Is a Big Brain Better?
People often use the expression "big brain" metaphorically,
but of course there actually are differences in the sizes of
organ itself. Fortunately, as long as one's brain is in the normal
range of sizes there probably isn't much of a difference in mental
function. Consider the fact that Einstein's brain was smaller
than average, yet he seemed to use it well.
On the other hand small brains can be a potential problem
if they used to be bigger. Brain size, you see, can change. That
big brain of yours can shrink, and recent research has shown
that mental function in an individual declines with brain size.
On average a person's brain shrinks about one half of one
percent per year after the age of thirty. Regardless of the size
it was to start with, the shrinkage now seems clearly linked
to declines in ability to concentrate, in memory, and other cognitive
functions (these results were reported in the medical journals
Neurology and Radiology in 2008).
The good news is that it may be possible to stop the shrinkage,
and even reverse that which has already occurred. If you are
a subscriber to my Brainpower Newsletter you may recall that
I have reported several times on studies which show physical
exercise helps cognitive function. Now researchers at the University
of Illinois have found that aerobic exercise can actually increase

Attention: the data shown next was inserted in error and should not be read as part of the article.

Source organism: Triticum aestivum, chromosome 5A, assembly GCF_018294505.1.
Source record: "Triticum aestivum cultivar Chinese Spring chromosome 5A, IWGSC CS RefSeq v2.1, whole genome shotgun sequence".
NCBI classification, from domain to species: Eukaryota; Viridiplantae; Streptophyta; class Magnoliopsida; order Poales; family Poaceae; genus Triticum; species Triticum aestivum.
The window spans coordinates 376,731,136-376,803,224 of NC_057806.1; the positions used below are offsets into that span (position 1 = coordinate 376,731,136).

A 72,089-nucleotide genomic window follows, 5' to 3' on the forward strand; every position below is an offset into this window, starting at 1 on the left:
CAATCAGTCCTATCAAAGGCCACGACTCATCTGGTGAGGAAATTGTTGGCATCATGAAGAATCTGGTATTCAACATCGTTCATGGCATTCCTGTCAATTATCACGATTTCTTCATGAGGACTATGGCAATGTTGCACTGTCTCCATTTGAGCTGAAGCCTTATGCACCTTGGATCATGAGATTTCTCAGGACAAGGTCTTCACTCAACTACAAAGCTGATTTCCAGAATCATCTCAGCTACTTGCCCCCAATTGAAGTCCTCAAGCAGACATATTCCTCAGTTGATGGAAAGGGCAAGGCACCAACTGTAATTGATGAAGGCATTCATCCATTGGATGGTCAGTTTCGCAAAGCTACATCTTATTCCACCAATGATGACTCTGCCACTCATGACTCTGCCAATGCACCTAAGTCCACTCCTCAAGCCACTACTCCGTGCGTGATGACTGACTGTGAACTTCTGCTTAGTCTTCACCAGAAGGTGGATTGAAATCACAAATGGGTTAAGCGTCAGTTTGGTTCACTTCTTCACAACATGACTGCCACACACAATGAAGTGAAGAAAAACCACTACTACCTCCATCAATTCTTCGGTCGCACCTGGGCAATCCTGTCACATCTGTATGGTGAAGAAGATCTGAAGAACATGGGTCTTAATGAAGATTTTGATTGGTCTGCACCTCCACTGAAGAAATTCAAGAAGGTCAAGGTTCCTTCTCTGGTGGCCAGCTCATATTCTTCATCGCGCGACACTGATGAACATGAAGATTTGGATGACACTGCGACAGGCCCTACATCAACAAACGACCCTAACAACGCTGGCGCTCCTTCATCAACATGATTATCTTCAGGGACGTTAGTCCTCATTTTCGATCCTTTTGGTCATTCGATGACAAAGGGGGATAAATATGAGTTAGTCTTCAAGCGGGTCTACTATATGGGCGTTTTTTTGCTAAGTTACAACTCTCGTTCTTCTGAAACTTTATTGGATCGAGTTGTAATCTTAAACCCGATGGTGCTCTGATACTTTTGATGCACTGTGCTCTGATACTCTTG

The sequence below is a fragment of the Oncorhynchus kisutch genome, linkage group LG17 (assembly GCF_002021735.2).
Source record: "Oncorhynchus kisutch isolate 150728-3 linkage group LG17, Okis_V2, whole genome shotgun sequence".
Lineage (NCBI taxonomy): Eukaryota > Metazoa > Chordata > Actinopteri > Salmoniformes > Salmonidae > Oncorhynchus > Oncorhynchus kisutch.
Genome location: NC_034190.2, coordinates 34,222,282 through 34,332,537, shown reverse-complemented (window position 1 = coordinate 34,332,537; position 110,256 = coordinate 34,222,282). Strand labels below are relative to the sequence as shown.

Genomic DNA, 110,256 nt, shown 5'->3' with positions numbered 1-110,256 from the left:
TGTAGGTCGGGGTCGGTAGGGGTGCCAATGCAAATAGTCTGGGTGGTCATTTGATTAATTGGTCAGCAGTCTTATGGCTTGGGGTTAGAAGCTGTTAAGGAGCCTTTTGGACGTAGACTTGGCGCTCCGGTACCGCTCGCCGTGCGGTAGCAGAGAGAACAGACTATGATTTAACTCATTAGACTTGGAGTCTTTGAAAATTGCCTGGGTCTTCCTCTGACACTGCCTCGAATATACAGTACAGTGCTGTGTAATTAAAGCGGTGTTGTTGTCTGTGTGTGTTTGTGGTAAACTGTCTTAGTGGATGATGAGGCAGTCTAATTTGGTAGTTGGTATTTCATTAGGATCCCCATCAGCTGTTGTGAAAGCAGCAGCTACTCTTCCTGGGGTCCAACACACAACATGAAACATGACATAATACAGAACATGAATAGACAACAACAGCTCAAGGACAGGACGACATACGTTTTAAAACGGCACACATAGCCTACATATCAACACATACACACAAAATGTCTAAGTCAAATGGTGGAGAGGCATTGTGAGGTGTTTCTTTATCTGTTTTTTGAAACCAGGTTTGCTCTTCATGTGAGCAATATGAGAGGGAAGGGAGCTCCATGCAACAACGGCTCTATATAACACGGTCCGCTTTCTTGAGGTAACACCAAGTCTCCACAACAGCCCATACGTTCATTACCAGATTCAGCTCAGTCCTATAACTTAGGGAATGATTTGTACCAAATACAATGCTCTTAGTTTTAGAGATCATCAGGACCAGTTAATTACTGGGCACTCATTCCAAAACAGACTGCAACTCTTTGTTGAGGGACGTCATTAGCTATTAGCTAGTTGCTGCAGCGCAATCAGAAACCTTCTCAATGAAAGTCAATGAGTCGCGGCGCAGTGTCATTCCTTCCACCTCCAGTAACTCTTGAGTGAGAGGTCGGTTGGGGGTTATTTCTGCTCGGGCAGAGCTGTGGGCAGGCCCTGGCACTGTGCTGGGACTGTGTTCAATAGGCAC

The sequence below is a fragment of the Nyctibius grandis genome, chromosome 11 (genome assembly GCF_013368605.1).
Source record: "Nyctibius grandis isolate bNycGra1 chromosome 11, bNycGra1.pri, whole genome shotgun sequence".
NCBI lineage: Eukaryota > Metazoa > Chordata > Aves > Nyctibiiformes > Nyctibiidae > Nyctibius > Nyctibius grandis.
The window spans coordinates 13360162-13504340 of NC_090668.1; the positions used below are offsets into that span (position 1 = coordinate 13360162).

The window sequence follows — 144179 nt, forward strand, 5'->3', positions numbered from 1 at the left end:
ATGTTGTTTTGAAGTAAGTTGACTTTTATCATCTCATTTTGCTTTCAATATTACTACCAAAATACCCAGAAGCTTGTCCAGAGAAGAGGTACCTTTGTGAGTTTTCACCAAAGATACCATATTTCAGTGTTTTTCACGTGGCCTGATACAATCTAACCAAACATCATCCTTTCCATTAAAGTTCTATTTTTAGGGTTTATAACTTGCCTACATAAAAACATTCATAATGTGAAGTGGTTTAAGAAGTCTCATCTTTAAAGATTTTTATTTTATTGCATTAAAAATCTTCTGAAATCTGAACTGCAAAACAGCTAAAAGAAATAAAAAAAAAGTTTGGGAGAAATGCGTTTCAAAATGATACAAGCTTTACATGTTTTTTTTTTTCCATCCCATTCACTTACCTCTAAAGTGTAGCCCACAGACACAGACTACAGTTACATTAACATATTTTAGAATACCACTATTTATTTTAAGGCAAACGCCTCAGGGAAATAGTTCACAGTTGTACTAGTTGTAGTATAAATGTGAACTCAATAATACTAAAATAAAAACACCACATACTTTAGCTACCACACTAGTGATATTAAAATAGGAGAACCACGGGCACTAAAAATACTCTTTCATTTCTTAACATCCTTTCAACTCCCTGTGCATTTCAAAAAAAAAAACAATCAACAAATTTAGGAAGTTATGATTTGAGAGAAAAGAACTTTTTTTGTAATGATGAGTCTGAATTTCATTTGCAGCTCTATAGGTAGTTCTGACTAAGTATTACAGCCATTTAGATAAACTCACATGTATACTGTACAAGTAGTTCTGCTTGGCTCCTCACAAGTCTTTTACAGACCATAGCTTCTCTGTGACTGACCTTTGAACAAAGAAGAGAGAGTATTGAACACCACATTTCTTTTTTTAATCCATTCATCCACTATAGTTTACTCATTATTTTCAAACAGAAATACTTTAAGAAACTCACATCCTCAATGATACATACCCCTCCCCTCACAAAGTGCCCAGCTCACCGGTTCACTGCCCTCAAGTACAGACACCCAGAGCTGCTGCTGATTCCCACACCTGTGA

the size of the brain.
In a study they did with 59 patients, one group did aerobic
exercise (swimming, bicycling or walking) for 30 minutes or more
three times weekly. Another group did stretching and toning exercises.
Only the those doing the aerobic exercises had increases in brain
volume. So start walking (my own favorite aerobic exercise),
or swimming or biking or chopping wood or something active if
you want to keep your big brain from becoming a small brain.
In related news, researchers at Oxford University found that
low levels of vitamin B12 were correlated with brains getting
smaller. In fact, it was found that subjects studied who were
in the lowest third of the group in terms of levels of B12 were
six times as likely to have accelerated brain shrinkage (this
was also reported in the journal Neurology). Correlation does
not prove causation, so further research is being done to see
if taking vitamin B12 supplements can stop and/or reverse brain
Now, I don't know about you, but I certainly wouldn't be afraid
to take B12 pills just in case the research does prove its usefulness.
It is safe enough to try. Unfortunately, as we age, it is harder
to absorb vitamin B12 from the stomach. With that in mind, if
you do decide to take it, you might want to use the sublingual
variety, which you just place under your tongue. As it dissolves
it's absorbed through the mucus membranes and passes into you
blood stream. Doctor David Williams, in his newsletter Alternatives,
recommends 1,000 mcg daily.
I have one last note about big brains and small brains. A
study at Kent State university found that the more overweight
a person is the smaller their brain is. I'm not sure what the
connection there is, but there are certainly enough other reasons
to watch one's weight.